Researchers from the University of Colorado School of Medicine have discovered that a process that protects the body from autoimmune disease also prevents the immune system from generating antibodies that can neutralize the HIV-1 virus. The findings, which will be published July 11 in The Journal of Experimental Medicine, might be considered by scientists trying to develop a vaccine that can stimulate the production of these neutralizing antibodies.
Some patients infected with HIV-1, the virus that causes AIDS, develop "broadly neutralizing antibodies" (bnAbs) that can protect against a wide variety of HIV-1 strains by recognizing a protein on the surface of the virus called Env. But the patients only develop these antibodies after many years of infection. Researchers are keen to discover how such bnAbs can be induced quickly in response to vaccinations against HIV-1.
bnAbs have several unusual features, including the fact that some of them often also recognize some of the body's own proteins. HIV-1-infected individuals may therefore take a long time to develop these antibodies because their production is suppressed by some of the mechanisms that prevent the body from generating self-reactive antibodies that could target healthy tissues and cause autoimmune diseases such as systemic lupus erythematosus (SLE). Patients with SLE show lower rates of HIV-1 infection, possibly because they produce self-reactive antibodies that can also recognize and neutralize HIV-1. Indeed, researchers recently identified one SLE patient who, though infected with HIV-1, could control her infection without the aid of antiretroviral drugs because she produced large amounts of bnAbs.
The process by which healthy individuals prevent the production of self-reactive antibodies is called immunological tolerance. B cells carrying potentially self-reactive antibodies can be eliminated while they are still developing in the bone marrow. And any self-recognizing B cells that escape this fate and enter the circulation are generally suppressed by the immune system so that they cannot mature into plasma cells that can secrete large amounts of the self-reactive antibody.
In the current study, a team of researchers led by Raul M. Torres, Professor of Immunology and Microbiology at the University of Colorado School of Medicine, investigated whether breaking these immunological tolerance mechanisms to allow the production of self-reactive antibodies would also facilitate the production of antibodies capable of neutralizing HIV-1.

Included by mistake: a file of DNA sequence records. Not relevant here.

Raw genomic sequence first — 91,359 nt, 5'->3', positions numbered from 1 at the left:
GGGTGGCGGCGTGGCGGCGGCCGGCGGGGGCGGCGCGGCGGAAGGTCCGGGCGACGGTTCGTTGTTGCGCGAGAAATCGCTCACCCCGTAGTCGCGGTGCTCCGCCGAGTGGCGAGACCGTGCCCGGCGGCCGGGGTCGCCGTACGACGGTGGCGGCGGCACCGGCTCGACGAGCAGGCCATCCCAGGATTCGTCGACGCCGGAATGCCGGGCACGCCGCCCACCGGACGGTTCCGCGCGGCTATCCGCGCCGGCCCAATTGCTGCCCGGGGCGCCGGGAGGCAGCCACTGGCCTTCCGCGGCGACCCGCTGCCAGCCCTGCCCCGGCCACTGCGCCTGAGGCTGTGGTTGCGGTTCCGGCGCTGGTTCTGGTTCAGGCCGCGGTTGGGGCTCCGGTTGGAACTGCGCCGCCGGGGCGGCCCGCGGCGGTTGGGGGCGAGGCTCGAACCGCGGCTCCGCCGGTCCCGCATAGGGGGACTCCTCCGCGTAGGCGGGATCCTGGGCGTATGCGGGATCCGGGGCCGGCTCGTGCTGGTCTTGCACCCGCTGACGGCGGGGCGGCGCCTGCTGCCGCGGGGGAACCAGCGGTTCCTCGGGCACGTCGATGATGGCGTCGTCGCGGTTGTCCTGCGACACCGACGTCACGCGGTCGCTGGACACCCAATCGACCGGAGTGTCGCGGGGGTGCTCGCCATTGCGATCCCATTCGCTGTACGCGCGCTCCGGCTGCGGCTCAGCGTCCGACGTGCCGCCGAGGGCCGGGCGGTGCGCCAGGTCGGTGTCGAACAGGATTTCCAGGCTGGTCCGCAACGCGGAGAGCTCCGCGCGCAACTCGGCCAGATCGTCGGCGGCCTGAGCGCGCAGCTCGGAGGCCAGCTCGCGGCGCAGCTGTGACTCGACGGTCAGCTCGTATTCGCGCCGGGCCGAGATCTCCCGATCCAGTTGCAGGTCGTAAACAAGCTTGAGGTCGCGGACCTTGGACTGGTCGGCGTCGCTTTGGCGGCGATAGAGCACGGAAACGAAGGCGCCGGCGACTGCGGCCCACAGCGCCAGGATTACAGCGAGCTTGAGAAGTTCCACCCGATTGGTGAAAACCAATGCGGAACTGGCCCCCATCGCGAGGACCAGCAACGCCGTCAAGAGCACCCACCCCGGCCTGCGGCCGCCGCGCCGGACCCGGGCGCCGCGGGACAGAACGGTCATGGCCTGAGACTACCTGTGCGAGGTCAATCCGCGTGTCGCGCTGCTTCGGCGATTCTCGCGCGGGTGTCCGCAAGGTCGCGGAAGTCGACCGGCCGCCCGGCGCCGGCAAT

The researchers first tested mice with genetic defects that cause lupus-like symptoms and found that many of these mice produced antibodies that could neutralize HIV-1 after they were injected with alum, a chemical that promotes antibody secretion and is often used as an adjuvant in vaccinations.
Next, the researchers treated normal, healthy mice with a drug that impairs immunological tolerance and found that these animals started to produce antibodies somewhat capable of neutralizing HIV-1. The production of these antibodies was increased by alum injection and, if the mice were also injected with the HIV-1 protein Env, the mice produced potent bnAbs that were able to neutralize a range of HIV-1 strains.
In all cases, the production of HIV-1 neutralizing antibodies correlated with the levels of a self-reactive antibody that recognizes a chromosomal protein called Histone H2A. The researchers purified these anti-H2A antibodies and confirmed that they were able to neutralize HIV-1.
"We think this may reflect an example of molecular mimicry where HIV-1 Env has evolved to mimic an epitope on histone H2A as a mechanism of immune camouflage," says Torres.
Immunological tolerance eliminates or suppresses any B cells capable of producing antibodies that recognize histone H2A, thereby limiting the ability to produce bnAbs.
"But breaching peripheral immunological tolerance permits the production of cross-reactive antibodies able to neutralize HIV-1," says Torres. "As this study was performed in an animal model, it will of course be important to determine its relevance for HIV immunity in humans. Here, primary consideration will be determining whether immunological tolerance can be transiently relaxed without leading to detrimental autoimmune manifestations and as a means to possibly elicit HIV-1 bnAbs with vaccination."
Schroeder et al., 2017. J. Exp. Med. http://jem.
About The Journal of Experimental Medicine
The Journal of Experimental Medicine (JEM) features peer-reviewed research on immunology, cancer biology, stem cell biology, microbial pathogenesis, vascular biology, and neurobiology. All editorial decisions are made by research-active scientists in conjunction with in-house scientific editors. JEM provides free online access to many article types from the date of publication and to all archival content. Established in 1896, JEM is published by The Rockefeller University Press. For more information, visit jem.org.
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